Putting Prevention into Practice

An Evidence-Based Approach

Screening for Obesity in Children and Adolescents



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Am Fam Physician. 2011 Mar 15;83(6):732-733.

  Related U.S. Preventive Services Task Force Recommendation Statement

This clinical content conforms to AAFP criteria for evidence-based continuing medical education (EB CME). See the CME Quiz.

Case Study

A seven-year-old boy presents with his mother for a routine well-child visit. He does not report any problems, his medical history is unremarkable, and he has no family history of heart disease or diabetes mellitus. During the physical examination, you note that he is obese, with a body mass index (BMI) in the 96th percentile for his age and sex.

Case Study Questions

  1. According to the U.S. Preventive Services Task Force (USPSTF), what is the most appropriate course of action for this patient?

    • A. This patient does not require any interventions.

    • B. Briefly discuss diet and physical activity with the patient's mother.

    • C. Briefly discuss diet and physical activity with the patient alone.

    • D. Offer or refer the patient to a specialty clinic that provides more than 25 hours of comprehensive counseling and other interventions.

  2. The patient's 14-year-old sister is scheduled for a sports physical examination. In reviewing her medical record, you find that she is obese based on her BMI. Which one of the following interventions does the USPSTF recommend for her?

    • A. Prescribe orlistat and have the patient follow up with you in four weeks.

    • B. Prescribe orlistat and offer or refer the patient to a specialty clinic for high-intensity behavioral counseling and other interventions.

    • C. Offer or refer the patient to a specialty clinic that provides more than 25 hours of comprehensive counseling and other interventions.

    • D. Counsel the patient's mother on the importance of proper diet and physical

    • activity.

  3. According to the USPSTF, what is the appropriate interval for screening children and adolescents for obesity?

    • A. There is no evidence to support a specific interval for obesity screening.

    • B. Once a year.

    • C. Once every two years.

    • D. Once every six months.

Answers

1. The correct answer is D. The USPSTF recommends that children six years and older be screened for obesity (defined as an age- and gender-specific BMI at or above the 95th percentile). Children who are obese should be offered or referred for comprehensive, intensive behavioral interventions. The USPSTF found insufficient evidence for screening children younger than six years.

The USPSTF found adequate evidence that multi-component, moderate- to high-intensity behavioral interventions can yield short-term (up to 12 months) improvements in weight status in children and adolescents who are obese. Moderate- to high-intensity interventions are defined as involving more than 25 hours of contact with the child and/or the family over a six-month period.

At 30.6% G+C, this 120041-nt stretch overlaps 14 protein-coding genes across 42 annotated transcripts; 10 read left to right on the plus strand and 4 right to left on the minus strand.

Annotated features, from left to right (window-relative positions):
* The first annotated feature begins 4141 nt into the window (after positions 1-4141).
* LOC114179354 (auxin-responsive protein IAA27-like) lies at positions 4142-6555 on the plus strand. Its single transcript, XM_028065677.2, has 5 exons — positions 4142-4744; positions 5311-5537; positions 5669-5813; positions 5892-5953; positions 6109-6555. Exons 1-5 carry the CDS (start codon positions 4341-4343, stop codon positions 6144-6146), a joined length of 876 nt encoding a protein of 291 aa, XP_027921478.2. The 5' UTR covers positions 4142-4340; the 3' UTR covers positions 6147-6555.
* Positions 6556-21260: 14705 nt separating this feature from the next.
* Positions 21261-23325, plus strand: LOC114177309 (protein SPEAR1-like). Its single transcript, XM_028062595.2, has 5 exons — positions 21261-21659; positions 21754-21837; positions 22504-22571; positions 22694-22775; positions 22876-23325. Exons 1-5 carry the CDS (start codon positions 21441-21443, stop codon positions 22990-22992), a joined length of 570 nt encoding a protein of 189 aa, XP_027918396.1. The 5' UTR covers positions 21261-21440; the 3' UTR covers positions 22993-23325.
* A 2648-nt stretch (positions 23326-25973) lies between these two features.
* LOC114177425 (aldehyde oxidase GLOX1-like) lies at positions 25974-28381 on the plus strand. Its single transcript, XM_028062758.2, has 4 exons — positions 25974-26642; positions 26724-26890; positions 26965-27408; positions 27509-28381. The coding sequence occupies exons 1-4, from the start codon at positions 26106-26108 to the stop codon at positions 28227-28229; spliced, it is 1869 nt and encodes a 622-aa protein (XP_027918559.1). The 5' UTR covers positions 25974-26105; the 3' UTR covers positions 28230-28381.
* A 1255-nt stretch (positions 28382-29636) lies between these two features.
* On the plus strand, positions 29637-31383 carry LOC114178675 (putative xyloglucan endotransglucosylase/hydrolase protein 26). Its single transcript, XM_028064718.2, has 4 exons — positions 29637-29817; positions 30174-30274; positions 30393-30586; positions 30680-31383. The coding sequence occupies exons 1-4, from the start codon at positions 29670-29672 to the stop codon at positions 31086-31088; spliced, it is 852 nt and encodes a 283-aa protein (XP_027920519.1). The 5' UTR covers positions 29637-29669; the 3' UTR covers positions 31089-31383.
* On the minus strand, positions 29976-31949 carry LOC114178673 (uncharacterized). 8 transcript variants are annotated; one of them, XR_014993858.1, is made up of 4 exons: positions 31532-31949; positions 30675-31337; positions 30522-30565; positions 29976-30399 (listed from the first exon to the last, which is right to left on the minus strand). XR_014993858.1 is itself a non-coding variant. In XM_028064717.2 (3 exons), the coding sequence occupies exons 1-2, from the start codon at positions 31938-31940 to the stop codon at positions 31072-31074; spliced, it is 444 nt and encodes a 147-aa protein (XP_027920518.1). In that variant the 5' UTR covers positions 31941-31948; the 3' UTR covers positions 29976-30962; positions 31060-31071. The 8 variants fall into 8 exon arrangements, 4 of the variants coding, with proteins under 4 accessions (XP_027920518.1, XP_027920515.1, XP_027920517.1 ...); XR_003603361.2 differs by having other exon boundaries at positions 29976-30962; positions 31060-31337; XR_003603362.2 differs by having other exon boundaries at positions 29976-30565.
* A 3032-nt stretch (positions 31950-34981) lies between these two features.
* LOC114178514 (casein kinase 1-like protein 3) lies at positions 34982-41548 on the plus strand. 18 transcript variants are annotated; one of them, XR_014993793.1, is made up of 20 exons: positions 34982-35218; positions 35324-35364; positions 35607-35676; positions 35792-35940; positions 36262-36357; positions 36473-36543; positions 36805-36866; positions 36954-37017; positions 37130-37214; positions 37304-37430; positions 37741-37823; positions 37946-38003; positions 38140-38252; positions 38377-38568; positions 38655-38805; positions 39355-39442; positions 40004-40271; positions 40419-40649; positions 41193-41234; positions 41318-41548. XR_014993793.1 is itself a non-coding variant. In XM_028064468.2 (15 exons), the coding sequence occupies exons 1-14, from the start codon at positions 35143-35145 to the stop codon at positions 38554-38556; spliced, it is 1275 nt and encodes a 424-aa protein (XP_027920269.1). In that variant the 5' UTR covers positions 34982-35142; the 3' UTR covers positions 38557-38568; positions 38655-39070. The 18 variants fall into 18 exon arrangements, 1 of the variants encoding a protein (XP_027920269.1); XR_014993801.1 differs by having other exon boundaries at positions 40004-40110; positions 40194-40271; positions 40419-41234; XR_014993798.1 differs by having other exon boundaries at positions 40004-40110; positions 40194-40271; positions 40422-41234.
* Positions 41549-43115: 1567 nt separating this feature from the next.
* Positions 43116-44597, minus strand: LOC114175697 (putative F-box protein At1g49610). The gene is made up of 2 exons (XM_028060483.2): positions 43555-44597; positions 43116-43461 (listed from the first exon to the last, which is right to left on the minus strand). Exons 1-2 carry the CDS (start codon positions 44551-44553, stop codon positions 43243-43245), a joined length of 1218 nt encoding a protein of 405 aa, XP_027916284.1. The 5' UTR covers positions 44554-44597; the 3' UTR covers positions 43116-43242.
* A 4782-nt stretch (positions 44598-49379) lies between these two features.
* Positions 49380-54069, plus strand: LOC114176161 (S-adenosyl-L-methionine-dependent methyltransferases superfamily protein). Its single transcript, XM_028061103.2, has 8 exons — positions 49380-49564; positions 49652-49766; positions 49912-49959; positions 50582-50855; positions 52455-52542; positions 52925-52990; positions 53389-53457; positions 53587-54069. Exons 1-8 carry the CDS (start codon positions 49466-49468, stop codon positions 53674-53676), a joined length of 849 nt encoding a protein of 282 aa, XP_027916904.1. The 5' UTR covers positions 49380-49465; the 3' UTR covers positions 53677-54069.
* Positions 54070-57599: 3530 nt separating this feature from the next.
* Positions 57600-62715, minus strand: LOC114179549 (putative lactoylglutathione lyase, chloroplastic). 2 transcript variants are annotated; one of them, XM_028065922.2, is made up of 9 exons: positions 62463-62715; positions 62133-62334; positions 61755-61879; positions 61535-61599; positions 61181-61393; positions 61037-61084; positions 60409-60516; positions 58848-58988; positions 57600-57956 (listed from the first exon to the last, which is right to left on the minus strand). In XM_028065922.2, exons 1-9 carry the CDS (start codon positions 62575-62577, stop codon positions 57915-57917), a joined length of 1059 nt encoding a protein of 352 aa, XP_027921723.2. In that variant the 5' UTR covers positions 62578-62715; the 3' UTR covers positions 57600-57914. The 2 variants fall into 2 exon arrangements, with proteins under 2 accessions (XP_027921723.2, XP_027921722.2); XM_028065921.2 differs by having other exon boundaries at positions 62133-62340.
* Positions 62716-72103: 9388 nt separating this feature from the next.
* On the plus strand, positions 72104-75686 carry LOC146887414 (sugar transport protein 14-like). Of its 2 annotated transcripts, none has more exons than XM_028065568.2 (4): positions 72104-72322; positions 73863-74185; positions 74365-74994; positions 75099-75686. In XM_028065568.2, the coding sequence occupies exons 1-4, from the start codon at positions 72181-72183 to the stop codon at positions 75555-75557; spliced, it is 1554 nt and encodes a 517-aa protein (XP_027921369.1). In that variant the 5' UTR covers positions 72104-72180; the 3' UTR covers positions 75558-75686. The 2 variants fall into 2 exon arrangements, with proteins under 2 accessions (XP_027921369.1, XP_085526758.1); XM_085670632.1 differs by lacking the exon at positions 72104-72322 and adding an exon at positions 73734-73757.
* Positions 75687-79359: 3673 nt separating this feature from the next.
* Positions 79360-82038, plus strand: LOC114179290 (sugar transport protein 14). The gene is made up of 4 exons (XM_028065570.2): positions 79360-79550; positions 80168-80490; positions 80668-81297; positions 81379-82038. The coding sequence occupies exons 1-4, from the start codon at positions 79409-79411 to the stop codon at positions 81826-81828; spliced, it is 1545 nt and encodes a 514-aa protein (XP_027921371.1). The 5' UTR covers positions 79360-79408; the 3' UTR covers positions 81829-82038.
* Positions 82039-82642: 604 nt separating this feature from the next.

There is limited evidence on the long-term (beyond 12 months) sustainability of absolute and/or relative decreases in BMI after interventions. Also, it is not known whether these interventions will result in similar improvements in children who are overweight but not obese.

2. The correct answer is C. The USPSTF found that interventions combining pharmacologic agents with behavioral interventions resulted in only modest short-term improvement in weight status in children 12 years and older. The magnitude of the harms of these drugs in children is uncertain. There are also no long-term data on the maintenance of improvement after discontinuation of medications.

Orlistat is a lipase inhibitor that has been approved for use in children 12 years and older. Sibutramine (Meridia), a centrally acting appetite suppressant, was withdrawn from the U.S. market in October 2010 because of clinical trial data indicating an increased risk of heart attack and stroke. Physicians should not prescribe this medication to their patients.

3. The correct answer is A. The USPSTF did not find evidence about appropriate intervals for screening for obesity in children and adolescents. Height and weight, which are used to calculate BMI, are routinely measured during health maintenance visits.

SOURCES

U.S. Preventive Services Task Force. Screening for obesity in children and adolescents: U.S. Preventive Services Task Force recommendation statement. Pediatrics. 2010;125(2):361–367.

Whitlock EP, O'Connor EA, Williams SB, Beil TL, Lutz KW. Effectiveness of weight management interventions in children: a targeted systematic review for the USPSTF. Pediatrics. 2010;125(2):e396–e418.

The case study and answers to the following questions on screening for obesity in children and adolescents are based on the recommendations of the U.S. Preventive Services Task Force (USPSTF), an independent panel of experts in primary care and prevention that systematically reviews the evidence of effectiveness and develops recommendations for clinical preventive services. More detailed information on this subject is available in the USPSTF Recommendation Statement and the evidence synthesis on the USPSTF Web site (http://www.uspreventiveservicestaskforce.org). The practice recommendations in this activity are available at http://www.uspreventiveservicestaskforce.org/uspstf/uspschobes.htm.


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